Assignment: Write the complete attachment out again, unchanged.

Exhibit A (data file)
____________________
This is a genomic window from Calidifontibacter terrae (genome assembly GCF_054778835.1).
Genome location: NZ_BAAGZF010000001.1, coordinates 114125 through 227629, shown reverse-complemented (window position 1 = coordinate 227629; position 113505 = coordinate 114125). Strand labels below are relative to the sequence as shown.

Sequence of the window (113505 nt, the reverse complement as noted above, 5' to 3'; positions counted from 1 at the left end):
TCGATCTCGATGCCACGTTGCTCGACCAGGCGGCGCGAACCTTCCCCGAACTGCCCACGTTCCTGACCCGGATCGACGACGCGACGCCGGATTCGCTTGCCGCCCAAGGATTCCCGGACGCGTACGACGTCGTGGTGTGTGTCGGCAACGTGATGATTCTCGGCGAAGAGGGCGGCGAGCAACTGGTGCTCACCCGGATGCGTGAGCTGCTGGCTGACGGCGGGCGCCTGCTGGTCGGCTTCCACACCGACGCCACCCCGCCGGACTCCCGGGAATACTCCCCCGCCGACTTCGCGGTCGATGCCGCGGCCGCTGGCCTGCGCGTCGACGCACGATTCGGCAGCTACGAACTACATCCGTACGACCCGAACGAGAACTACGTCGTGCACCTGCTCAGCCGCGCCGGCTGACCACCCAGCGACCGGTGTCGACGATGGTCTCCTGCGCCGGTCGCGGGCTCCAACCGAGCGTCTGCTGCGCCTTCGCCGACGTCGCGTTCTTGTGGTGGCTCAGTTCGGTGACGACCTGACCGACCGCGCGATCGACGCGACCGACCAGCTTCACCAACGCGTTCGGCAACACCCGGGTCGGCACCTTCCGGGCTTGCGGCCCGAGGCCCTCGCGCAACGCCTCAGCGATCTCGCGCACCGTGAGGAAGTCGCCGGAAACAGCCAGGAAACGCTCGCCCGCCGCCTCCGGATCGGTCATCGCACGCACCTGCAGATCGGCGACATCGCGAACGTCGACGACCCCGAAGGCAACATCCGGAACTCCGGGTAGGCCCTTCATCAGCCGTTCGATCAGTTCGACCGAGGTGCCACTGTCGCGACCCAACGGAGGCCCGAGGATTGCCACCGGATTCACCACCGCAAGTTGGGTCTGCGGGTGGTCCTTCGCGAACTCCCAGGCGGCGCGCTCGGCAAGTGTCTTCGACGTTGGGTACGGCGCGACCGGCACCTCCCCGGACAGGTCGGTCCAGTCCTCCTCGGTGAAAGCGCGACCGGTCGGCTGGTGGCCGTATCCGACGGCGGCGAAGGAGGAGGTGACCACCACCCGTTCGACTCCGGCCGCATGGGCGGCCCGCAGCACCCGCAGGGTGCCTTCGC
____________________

This is a genomic window from Calidifontibacter terrae (genome assembly GCF_054778835.1).
Genome location: NZ_BAAGZF010000001.1, coordinates 114125 through 227629, shown reverse-complemented (window position 1 = coordinate 227629; position 113505 = coordinate 114125). Strand labels below are relative to the sequence as shown.

Sequence of the window (113505 nt, the reverse complement as noted above, 5' to 3'; positions counted from 1 at the left end):
TCGATCTCGATGCCACGTTGCTCGACCAGGCGGCGCGAACCTTCCCCGAACTGCCCACGTTCCTGACCCGGATCGACGACGCGACGCCGGATTCGCTTGCCGCCCAAGGATTCCCGGACGCGTACGACGTCGTGGTGTGTGTCGGCAACGTGATGATTCTCGGCGAAGAGGGCGGCGAGCAACTGGTGCTCACCCGGATGCGTGAGCTGCTGGCTGACGGCGGGCGCCTGCTGGTCGGCTTCCACACCGACGCCACCCCGCCGGACTCCCGGGAATACTCCCCCGCCGACTTCGCGGTCGATGCCGCGGCCGCTGGCCTGCGCGTCGACGCACGATTCGGCAGCTACGAACTACATCCGTACGACCCGAACGAGAACTACGTCGTGCACCTGCTCAGCCGCGCCGGCTGACCACCCAGCGACCGGTGTCGACGATGGTCTCCTGCGCCGGTCGCGGGCTCCAACCGAGCGTCTGCTGCGCCTTCGCCGACGTCGCGTTCTTGTGGTGGCTCAGTTCGGTGACGACCTGACCGACCGCGCGATCGACGCGACCGACCAGCTTCACCAACGCGTTCGGCAACACCCGGGTCGGCACCTTCCGGGCTTGCGGCCCGAGGCCCTCGCGCAACGCCTCAGCGATCTCGCGCACCGTGAGGAAGTCGCCGGAAACAGCCAGGAAACGCTCGCCCGCCGCCTCCGGATCGGTCATCGCACGCACCTGCAGATCGGCGACATCGCGAACGTCGACGACCCCGAAGGCAACATCCGGAACTCCGGGTAGGCCCTTCATCAGCCGTTCGATCAGTTCGACCGAGGTGCCACTGTCGCGACCCAACGGAGGCCCGAGGATTGCCACCGGATTCACCACCGCAAGTTGGGTCTGCGGGTGGTCCTTCGCGAACTCCCAGGCGGCGCGCTCGGCAAGTGTCTTCGACGTTGGGTACGGCGCGACCGGCACCTCCCCGGACAGGTCGGTCCAGTCCTCCTCGGTGAAAGCGCGACCGGTCGGCTGGTGGCCGTATCCGACGGCGGCGAAGGAGGAGGTGACCACCACCCGTTCGACTCCGGCCGCATGGGCGGCCCGCAGCACCCGCAGGGTGCCTTCGC